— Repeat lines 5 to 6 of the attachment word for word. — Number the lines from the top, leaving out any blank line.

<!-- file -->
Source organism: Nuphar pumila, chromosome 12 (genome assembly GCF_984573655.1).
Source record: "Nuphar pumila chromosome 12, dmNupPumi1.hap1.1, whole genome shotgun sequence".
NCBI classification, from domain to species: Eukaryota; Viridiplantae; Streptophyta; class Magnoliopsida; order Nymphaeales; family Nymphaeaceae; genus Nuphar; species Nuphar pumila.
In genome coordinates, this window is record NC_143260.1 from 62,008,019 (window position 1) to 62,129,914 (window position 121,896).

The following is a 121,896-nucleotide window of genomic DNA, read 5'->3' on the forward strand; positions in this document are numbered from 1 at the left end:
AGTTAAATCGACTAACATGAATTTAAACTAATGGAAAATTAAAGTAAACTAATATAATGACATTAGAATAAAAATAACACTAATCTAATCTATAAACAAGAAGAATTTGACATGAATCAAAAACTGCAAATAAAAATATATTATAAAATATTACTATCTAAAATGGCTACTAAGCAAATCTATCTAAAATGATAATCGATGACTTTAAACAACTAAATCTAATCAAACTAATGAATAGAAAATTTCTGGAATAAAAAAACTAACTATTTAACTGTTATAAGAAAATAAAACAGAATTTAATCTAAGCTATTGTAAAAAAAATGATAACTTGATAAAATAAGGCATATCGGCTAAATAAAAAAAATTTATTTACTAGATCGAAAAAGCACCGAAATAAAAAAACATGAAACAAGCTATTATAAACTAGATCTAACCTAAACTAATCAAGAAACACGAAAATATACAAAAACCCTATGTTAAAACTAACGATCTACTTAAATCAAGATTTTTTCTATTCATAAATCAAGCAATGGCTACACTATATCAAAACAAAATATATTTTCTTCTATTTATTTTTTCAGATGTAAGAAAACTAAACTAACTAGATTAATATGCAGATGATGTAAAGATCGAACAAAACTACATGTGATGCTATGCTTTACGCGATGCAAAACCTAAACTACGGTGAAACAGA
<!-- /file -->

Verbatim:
The following is a 121,896-nucleotide window of genomic DNA, read 5'->3' on the forward strand; positions in this document are numbered from 1 at the left end:
AGTTAAATCGACTAACATGAATTTAAACTAATGGAAAATTAAAGTAAACTAATATAATGACATTAGAATAAAAATAACACTAATCTAATCTATAAACAAGAAGAATTTGACATGAATCAAAAACTGCAAATAAAAATATATTATAAAATATTACTATCTAAAATGGCTACTAAGCAAATCTATCTAAAATGATAATCGATGACTTTAAACAACTAAATCTAATCAAACTAATGAATAGAAAATTTCTGGAATAAAAAAACTAACTATTTAACTGTTATAAGAAAATAAAACAGAATTTAATCTAAGCTATTGTAAAAAAAATGATAACTTGATAAAATAAGGCATATCGGCTAAATAAAAAAAATTTATTTACTAGATCGAAAAAGCACCGAAATAAAAAAACATGAAACAAGCTATTATAAACTAGATCTAACCTAAACTAATCAAGAAACACGAAAATATACAAAAACCCTATGTTAAAACTAACGATCTACTTAAATCAAGATTTTTTCTATTCATAAATCAAGCAATGGCTACACTATATCAAAACAAAATATATTTTCTTCTATTTATTTTTTCAGATGTAAGAAAACTAAACTAACTAGATTAATATGCAGATGATGTAAAGATCGAACAAAACTACATGTGATGCTATGCTTTACGCGATGCAAAACCTAAACTACGGTGAAACAGA